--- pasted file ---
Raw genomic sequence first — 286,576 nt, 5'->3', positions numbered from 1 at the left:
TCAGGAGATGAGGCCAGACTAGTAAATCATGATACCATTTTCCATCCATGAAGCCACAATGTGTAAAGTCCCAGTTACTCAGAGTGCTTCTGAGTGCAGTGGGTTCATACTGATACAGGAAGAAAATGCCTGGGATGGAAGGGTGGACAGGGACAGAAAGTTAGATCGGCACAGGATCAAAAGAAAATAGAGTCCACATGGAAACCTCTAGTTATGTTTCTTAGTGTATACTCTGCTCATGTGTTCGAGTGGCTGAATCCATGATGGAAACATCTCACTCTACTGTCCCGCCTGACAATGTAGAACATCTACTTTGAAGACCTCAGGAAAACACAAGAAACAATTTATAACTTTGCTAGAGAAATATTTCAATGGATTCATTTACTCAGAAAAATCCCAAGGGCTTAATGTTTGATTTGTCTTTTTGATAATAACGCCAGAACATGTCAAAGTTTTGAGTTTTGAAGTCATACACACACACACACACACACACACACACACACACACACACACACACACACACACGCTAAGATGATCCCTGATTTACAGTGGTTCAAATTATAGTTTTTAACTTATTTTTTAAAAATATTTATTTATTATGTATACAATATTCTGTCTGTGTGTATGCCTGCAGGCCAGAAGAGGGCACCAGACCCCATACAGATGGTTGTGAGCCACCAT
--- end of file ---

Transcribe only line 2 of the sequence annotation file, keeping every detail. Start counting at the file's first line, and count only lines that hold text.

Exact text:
TCAGGAGATGAGGCCAGACTAGTAAATCATGATACCATTTTCCATCCATGAAGCCACAATGTGTAAAGTCCCAGTTACTCAGAGTGCTTCTGAGTGCAGTGGGTTCATACTGATACAGGAAGAAAATGCCTGGGATGGAAGGGTGGACAGGGACAGAAAGTTAGATCGGCACAGGATCAAAAGAAAATAGAGTCCACATGGAAACCTCTAGTTATGTTTCTTAGTGTATACTCTGCTCATGTGTTCGAGTGGCTGAATCCATGATGGAAACATCTCACTCTACTGTCCCGCCTGACAATGTAGAACATCTACTTTGAAGACCTCAGGAAAACACAAGAAACAATTTATAACTTTGCTAGAGAAATATTTCAATGGATTCATTTACTCAGAAAAATCCCAAGGGCTTAATGTTTGATTTGTCTTTTTGATAATAACGCCAGAACATGTCAAAGTTTTGAGTTTTGAAGTCATACACACACACACACACACACACACACACACACACACACACACACACACACACACGCTAAGATGATCCCTGATTTACAGTGGTTCAAATTATAGTTTTTAACTTATTTTTTAAAAATATTTATTTATTATGTATACAATATTCTGTCTGTGTGTATGCCTGCAGGCCAGAAGAGGGCACCAGACCCCATACAGATGGTTGTGAGCCACCAT